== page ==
DeMint, a Greenville congressman, said the government should not endorse homosexuality and “folks teaching in school need to represent our values.”
Tenenbaum, the state education superintendent, called DeMint’s position “un-American.
Hundreds gather for showing of same-sex marriage documentary
LAKEVILLE, Conn. (AP) - A showing of a documentary discussing the controversy surrounding same-sex marriage drew hundreds to a Lakeville school.
Lawmakers, activists, families and same-sex couples gathered at Hotchkiss School last night to see the documentary "Tying the Knot."
The film features interviews with people for and against same-sex marriage.
The event comes as a group of same-sex couples are pursuing a lawsuit against the state, claiming excluding same-sex couples in marriage laws is unconstitutional. A similar lawsuit in Massachusetts led to the legalization of same-sex marriage there.
Brutal Murder of Fanny Ann Eddy, Lesbian and Gay Activist from Sierra Leone
Fanny Ann Viola Eddy, the courageous lesbian and gay activist from Sierra Leone, and founder of the Sierra Leone Lesbian and Gay Association (SLLAGA), has been brutally murdered last Wednesday night or Thursday morning. Assailants entered the office of SLLAGA at night when nobody was in the entire building, and after apparently raping and stabbing her head with a sharp object, finally broke her neck. The lesbian and gay community of Sierra Leone is in deep shock and totally frightened by this event.
Fine for Ugandan radio gay show
A radio station in Uganda has been forced to pay a fine for hosting homosexuals in a live talk show.
The Ugandan Broadcasting Council fined Radio Simba over $1,000 and ordered it to make a public apology.
The programme is "contrary to public morality and is not in compliance with the existing law," the council's chairman, Godfrey Mutabazi, said.
Information Minister Nsaba Buturo defended the measure saying Ugandans wanted to uphold "God's moral values".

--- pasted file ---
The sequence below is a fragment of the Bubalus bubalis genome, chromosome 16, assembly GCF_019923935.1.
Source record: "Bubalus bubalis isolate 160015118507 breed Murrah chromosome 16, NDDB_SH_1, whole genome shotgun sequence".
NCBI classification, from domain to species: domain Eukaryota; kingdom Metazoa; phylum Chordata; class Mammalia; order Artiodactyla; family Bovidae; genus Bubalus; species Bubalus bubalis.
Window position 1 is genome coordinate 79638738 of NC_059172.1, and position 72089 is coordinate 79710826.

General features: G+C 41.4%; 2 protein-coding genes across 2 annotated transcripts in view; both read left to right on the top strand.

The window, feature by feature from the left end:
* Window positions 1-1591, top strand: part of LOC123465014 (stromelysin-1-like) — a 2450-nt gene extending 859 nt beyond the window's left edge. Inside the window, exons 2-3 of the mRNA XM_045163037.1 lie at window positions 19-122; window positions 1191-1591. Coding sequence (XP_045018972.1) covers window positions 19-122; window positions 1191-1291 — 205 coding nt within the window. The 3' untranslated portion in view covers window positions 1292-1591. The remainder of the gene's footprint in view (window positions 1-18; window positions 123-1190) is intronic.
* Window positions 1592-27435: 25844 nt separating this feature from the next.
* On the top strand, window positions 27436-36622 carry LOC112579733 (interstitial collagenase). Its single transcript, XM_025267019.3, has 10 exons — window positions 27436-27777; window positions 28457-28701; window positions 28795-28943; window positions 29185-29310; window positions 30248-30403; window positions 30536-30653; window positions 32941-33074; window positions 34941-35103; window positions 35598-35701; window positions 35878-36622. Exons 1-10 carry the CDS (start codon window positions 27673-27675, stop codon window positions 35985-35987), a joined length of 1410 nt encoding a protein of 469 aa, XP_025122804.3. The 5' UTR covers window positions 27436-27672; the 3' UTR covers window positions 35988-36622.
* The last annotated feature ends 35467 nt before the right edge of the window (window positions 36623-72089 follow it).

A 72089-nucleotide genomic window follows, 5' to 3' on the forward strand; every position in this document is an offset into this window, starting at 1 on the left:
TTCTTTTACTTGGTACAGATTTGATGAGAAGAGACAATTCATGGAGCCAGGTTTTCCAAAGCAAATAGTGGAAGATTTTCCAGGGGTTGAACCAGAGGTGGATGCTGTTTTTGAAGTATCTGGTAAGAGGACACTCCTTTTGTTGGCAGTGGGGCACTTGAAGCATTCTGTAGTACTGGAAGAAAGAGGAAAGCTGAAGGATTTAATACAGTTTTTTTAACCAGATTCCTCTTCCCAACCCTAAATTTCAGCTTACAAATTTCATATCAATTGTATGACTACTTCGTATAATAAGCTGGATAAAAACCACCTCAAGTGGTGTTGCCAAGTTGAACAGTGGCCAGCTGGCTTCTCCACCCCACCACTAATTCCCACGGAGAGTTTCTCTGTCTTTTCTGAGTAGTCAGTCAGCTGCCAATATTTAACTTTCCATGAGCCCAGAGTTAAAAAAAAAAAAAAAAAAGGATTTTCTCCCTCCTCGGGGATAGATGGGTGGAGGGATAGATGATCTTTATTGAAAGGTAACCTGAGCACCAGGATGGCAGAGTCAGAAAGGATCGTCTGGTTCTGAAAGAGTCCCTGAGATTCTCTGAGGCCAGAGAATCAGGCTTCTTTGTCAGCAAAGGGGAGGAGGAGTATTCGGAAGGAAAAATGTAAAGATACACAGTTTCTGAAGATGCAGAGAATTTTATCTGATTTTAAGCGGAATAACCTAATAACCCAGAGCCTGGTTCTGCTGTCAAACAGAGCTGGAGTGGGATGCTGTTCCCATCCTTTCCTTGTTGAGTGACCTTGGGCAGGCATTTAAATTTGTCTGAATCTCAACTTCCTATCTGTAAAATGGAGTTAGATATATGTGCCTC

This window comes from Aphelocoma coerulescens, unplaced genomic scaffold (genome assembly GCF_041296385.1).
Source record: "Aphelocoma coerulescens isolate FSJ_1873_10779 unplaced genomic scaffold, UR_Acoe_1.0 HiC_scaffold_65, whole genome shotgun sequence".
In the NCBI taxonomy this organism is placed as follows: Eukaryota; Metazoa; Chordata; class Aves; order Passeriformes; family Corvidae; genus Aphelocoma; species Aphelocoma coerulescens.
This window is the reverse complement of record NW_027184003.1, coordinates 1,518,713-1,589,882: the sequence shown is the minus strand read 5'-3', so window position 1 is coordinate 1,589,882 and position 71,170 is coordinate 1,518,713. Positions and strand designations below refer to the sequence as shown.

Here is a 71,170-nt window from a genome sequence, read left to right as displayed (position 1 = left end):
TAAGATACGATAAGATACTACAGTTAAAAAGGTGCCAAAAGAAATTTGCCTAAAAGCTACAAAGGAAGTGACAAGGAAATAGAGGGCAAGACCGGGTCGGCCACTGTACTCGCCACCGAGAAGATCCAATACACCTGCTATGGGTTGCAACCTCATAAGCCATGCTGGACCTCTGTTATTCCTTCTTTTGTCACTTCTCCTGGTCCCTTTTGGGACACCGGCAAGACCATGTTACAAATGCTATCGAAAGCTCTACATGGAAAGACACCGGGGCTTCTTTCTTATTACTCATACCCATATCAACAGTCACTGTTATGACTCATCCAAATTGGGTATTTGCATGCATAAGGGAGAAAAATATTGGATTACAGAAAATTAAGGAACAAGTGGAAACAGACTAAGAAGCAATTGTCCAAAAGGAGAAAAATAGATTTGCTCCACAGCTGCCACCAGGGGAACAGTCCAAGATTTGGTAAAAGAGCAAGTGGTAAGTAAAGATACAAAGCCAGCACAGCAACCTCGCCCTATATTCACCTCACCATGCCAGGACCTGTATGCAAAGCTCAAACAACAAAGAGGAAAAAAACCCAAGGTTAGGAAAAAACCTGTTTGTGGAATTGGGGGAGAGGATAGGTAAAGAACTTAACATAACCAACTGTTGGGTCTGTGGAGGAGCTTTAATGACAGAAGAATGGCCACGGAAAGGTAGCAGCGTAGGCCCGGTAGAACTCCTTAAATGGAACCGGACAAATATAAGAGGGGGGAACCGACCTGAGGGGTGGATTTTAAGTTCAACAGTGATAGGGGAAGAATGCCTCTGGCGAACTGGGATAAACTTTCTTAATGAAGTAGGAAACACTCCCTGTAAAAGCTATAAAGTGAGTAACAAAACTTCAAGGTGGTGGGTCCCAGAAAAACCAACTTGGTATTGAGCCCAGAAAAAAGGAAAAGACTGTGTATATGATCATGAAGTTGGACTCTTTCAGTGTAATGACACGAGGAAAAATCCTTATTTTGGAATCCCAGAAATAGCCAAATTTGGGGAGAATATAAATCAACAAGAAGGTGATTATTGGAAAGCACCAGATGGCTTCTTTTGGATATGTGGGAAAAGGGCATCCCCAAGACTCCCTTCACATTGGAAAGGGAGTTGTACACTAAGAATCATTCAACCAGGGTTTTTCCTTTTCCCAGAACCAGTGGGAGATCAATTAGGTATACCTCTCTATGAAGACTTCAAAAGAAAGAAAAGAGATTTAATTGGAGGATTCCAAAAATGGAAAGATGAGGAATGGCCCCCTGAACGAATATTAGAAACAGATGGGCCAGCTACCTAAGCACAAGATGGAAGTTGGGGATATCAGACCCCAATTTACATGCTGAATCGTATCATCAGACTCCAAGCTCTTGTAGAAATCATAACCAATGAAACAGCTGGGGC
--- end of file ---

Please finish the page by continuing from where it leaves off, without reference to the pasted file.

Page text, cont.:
Homosexuality is illegal in Uganda.
ASU support group growing
Workshops teach students about LGBTQ community
by Shaina Levee
Through an ASU support group, more than 25 facilitators are now trained to advocate for gay rights and social equality.
Last spring, SafeZONE began educating both students and faculty participants. More than six workshops now are offered each semester.
The program offers workshops on becoming allies with the lesbian, gay, bisexual, transgendered and questioning (LGBTQ) community.
Homophobia and the Republican Party
By DOUG THOMPSON
The House and Senate, in a rare moment of common sense, sacked President George W. Bush’s homophobic constitutional amendment that would have defined marriage as a union only between men and women. That kills the issue for this year but we will be forced to visit it again as long as right-wing whack jobs dominate the Republican Party.
Of all the extreme positions that emanate from the rabid conservatives that control the GOP (and there are many), none are more despicable than their outright hatred of homosexuals.
They may scream loudly that gay-bashing actions like the proposed constitutional amendments are not homophobic but they are. Such hatred emerges easily from the same intolerance, bigotry and racism that still infect the roots of the Grand Old Party